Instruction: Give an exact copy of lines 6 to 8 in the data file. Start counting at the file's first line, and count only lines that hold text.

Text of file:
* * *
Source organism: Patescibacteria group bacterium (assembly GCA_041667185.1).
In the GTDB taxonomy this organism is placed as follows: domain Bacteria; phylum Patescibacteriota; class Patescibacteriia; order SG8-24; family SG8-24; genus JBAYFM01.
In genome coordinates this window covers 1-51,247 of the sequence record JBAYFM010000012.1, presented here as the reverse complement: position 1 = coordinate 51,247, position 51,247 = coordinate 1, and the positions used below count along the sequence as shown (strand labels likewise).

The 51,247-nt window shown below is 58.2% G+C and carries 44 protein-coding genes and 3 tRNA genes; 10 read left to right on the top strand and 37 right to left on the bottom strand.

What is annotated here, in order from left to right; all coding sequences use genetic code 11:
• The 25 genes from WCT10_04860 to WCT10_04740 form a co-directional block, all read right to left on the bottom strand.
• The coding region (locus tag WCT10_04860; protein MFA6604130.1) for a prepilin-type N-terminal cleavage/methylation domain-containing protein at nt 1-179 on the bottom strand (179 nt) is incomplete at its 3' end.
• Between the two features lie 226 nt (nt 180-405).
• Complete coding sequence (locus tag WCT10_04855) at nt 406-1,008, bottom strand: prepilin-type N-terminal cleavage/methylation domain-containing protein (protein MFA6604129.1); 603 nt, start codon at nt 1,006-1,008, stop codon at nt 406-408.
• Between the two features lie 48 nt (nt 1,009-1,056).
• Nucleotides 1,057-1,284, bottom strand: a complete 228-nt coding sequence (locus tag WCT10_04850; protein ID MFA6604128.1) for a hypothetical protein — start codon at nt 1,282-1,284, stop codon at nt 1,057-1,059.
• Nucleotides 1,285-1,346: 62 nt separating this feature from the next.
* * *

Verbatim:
• The 25 genes from WCT10_04860 to WCT10_04740 form a co-directional block, all read right to left on the bottom strand.
• The coding region (locus tag WCT10_04860; protein MFA6604130.1) for a prepilin-type N-terminal cleavage/methylation domain-containing protein at nt 1-179 on the bottom strand (179 nt) is incomplete at its 3' end.
• Between the two features lie 226 nt (nt 180-405).